10 Most Peculiar Things I Have Heard Since the Leicester Dig

As anyone who is reading this blog knows, last week, following an archaeological dig at Leicester, a skeleton was unearthed that may well prove to be that of Richard III. Needless to say, this has led to a flurry of online discussion about Richard and, of course, the age-old question of whether he was responsible for the deaths of his nephews.

This has generated some thoughtful commentary, but it has also generated some magnificently peculiar (or just stupid) statements, ten of which I have thoughtfully preserved below. Read ’em and cringe.

  1. Richard III was a martyr.
  2. Henry VII had only a rudimentary command of English.
  3. The bones found in the Tower and identified as those of the princes were actually those of chimps.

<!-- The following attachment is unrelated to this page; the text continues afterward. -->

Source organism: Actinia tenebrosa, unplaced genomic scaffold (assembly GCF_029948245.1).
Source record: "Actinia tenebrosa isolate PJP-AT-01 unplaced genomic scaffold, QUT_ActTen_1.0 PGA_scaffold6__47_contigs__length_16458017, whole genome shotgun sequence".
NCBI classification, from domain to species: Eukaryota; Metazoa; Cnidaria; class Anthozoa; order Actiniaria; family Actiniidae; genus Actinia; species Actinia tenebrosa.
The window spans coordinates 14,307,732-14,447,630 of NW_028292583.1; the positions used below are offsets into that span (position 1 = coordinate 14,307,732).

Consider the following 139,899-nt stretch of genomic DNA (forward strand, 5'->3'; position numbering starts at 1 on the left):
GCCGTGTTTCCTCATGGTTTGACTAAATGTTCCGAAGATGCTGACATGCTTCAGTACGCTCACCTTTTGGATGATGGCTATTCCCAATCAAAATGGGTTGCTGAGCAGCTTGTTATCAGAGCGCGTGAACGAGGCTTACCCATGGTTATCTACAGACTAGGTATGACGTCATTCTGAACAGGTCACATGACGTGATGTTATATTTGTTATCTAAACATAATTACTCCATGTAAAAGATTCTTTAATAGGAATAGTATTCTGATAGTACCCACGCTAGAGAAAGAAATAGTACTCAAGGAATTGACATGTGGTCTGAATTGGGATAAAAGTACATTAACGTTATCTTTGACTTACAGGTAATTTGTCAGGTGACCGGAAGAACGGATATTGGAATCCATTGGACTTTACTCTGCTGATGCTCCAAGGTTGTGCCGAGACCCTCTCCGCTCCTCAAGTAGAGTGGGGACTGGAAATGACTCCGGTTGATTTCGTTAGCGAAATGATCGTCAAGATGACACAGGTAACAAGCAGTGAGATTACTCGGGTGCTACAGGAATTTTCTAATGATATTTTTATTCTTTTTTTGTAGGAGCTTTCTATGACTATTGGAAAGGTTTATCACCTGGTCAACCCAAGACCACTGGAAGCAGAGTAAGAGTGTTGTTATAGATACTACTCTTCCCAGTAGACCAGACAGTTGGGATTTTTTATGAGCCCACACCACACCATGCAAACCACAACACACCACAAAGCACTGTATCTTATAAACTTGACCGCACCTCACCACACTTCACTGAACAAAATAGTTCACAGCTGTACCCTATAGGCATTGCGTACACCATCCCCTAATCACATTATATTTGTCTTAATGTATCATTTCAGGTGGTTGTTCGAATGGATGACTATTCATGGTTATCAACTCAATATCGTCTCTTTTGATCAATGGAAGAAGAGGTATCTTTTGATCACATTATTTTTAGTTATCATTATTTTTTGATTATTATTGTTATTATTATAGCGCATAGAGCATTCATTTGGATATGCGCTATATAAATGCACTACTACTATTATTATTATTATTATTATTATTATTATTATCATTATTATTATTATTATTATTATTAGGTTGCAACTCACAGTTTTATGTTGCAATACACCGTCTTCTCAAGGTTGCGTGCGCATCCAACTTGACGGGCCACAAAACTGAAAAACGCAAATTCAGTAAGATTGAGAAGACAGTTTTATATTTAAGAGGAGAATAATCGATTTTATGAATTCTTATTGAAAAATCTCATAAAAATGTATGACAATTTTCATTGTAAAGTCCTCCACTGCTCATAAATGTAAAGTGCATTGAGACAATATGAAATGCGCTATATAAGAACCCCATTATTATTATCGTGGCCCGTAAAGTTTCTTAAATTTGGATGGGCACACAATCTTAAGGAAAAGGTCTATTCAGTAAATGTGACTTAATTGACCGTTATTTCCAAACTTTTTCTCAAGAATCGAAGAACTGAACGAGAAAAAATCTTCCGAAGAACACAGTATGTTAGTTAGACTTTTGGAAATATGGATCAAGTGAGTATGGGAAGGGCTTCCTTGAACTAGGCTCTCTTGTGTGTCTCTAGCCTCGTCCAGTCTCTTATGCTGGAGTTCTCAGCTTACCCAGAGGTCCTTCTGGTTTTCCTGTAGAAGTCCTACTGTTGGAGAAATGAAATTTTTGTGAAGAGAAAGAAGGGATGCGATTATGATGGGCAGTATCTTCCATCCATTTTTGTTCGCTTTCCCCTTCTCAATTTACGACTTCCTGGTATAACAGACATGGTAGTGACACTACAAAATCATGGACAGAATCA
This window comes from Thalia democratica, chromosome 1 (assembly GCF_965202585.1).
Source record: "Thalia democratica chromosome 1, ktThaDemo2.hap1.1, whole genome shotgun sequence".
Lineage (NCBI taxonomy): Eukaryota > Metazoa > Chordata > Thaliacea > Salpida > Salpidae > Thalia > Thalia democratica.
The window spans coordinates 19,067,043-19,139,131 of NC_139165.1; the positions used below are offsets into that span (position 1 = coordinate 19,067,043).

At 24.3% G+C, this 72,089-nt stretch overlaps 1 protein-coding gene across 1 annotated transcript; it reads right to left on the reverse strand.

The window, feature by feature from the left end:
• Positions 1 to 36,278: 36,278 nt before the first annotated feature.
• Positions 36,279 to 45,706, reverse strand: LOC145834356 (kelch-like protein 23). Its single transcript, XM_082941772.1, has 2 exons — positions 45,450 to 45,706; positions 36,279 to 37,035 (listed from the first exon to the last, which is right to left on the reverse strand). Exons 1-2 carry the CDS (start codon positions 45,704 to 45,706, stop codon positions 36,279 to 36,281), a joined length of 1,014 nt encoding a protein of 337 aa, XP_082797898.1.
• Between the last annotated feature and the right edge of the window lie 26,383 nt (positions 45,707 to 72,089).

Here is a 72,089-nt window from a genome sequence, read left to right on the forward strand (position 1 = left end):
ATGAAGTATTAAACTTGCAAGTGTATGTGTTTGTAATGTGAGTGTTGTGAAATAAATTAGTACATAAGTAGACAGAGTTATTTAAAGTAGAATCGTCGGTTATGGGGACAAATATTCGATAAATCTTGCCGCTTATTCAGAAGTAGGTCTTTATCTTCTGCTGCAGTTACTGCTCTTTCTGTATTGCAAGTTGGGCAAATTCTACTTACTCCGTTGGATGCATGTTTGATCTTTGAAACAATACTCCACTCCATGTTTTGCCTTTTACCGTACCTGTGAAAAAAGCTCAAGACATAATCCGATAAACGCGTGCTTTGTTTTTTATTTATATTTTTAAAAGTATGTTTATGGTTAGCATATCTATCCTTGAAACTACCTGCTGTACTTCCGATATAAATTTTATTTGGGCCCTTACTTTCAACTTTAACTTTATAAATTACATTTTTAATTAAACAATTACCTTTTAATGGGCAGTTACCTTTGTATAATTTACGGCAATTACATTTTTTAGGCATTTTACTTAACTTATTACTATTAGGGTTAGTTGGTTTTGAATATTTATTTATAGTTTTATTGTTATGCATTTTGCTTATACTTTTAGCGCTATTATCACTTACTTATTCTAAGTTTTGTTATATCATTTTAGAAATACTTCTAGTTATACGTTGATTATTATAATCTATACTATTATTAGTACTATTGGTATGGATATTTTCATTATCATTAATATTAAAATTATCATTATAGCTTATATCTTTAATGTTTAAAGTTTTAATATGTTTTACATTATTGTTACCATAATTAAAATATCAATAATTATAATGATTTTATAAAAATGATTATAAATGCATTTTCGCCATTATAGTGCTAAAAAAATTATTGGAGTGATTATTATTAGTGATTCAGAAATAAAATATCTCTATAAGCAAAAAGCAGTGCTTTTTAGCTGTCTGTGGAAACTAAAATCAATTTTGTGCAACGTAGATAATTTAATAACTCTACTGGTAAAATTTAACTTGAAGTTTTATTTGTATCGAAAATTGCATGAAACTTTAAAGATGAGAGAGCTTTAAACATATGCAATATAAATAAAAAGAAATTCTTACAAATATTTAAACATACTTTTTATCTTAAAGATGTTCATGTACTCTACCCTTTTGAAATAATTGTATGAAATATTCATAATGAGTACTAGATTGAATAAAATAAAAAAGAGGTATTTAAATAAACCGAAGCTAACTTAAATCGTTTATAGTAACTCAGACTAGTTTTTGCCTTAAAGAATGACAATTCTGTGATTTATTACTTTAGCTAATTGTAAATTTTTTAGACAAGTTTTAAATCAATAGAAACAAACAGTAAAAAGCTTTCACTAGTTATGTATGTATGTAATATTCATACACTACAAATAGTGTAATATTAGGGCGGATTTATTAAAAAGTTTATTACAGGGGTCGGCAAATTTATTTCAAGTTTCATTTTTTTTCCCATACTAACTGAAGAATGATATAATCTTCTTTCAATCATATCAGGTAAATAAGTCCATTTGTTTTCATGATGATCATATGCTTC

4. One of the sets of bones found in the Tower was that of a commoner with rickets. (How could they tell that the unclothed bones belonged to a commoner, you might ask? Presumably, he had a “C” carved into his skull.)
  5. The skeleton found at Leicester shows signs of scoliosis; therefore, it cannot be Richard because the Tudors said that Richard had deformities, and anything the Tudors said about Richard was wrong.
  6. Richard did not execute women or bishops; therefore, he could not have killed the princes. (Henry VII did not execute women or bishops either, but he of course is fingered as a prime suspect.)
  7. Edward IV’s sons were not kept prisoners in the Tower because the Tower of London was not a “true prison” until Tudor times. (Among others, this would surprise Gruffudd ap Llywelyn, Roger Mortimer and his uncle, Eleanor de Clare,  Charles, Duke of Orleans, Edmund Beaufort, first Duke of Somerset, Edmund Beaufort, third Duke of Somerset, Henry VI, Margaret of Anjou, and Henry Holland, Duke of Exeter, all of whom were imprisoned there well before anyone started humming “Greensleeves.”)